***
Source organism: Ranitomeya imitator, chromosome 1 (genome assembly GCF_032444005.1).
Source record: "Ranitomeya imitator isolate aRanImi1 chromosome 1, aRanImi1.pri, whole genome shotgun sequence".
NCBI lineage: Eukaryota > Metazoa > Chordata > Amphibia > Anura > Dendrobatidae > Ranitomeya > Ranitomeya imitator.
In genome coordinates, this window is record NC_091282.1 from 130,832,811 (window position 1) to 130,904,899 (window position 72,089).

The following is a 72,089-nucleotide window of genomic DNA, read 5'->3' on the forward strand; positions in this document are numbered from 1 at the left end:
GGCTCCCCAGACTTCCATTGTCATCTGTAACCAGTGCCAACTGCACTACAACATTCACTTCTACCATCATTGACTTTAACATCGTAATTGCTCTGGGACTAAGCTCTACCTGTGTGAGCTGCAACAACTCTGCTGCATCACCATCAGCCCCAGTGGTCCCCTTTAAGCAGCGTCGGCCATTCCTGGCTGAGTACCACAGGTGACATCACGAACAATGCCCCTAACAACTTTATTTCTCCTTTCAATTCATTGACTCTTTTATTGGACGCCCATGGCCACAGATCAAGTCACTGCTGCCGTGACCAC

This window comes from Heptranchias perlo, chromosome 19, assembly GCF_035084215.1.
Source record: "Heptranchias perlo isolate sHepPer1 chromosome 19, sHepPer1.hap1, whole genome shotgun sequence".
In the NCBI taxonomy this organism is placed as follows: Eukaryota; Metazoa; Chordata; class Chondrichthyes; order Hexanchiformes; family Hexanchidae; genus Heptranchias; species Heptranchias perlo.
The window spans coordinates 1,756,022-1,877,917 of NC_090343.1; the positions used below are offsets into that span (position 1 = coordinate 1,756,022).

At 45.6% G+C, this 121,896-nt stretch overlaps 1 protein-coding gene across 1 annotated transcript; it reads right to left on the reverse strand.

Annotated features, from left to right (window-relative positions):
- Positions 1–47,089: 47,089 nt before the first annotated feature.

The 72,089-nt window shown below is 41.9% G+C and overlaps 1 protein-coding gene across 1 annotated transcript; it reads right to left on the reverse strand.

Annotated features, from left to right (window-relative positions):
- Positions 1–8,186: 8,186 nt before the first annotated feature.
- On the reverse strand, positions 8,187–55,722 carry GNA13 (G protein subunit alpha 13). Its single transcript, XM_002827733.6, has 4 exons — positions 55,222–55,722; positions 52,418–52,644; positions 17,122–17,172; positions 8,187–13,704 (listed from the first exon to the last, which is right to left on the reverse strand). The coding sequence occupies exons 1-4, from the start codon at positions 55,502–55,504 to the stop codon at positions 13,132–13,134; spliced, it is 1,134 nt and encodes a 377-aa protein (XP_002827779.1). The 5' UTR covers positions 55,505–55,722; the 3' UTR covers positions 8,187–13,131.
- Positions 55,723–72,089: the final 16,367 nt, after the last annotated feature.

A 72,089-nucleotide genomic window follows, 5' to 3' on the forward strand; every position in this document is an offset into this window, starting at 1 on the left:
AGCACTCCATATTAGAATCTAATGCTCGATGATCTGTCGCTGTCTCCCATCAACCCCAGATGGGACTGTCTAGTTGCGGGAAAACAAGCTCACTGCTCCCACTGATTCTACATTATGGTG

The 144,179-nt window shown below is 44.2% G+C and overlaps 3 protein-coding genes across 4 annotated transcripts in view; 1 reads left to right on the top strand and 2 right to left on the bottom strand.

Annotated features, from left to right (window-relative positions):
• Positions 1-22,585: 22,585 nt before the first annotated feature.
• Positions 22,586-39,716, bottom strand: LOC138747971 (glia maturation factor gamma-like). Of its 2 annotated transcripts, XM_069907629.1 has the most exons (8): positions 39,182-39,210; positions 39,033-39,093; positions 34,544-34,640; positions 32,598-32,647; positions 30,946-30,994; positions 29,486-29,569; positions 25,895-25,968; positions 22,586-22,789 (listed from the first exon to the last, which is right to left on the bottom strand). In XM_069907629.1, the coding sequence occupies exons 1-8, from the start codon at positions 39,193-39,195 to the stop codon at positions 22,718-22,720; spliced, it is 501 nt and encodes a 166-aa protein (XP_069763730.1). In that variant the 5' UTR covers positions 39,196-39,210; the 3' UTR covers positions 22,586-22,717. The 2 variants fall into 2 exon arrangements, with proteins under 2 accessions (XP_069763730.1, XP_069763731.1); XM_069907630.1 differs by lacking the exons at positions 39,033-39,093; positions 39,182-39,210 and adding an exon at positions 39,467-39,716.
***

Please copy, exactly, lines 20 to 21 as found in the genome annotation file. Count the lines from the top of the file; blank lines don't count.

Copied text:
AGCACTCCATATTAGAATCTAATGCTCGATGATCTGTCGCTGTCTCCCATCAACCCCAGATGGGACTGTCTAGTTGCGGGAAAACAAGCTCACTGCTCCCACTGATTCTACATTATGGTG

The 144,179-nt window shown below is 44.2% G+C and overlaps 3 protein-coding genes across 4 annotated transcripts in view; 1 reads left to right on the top strand and 2 right to left on the bottom strand.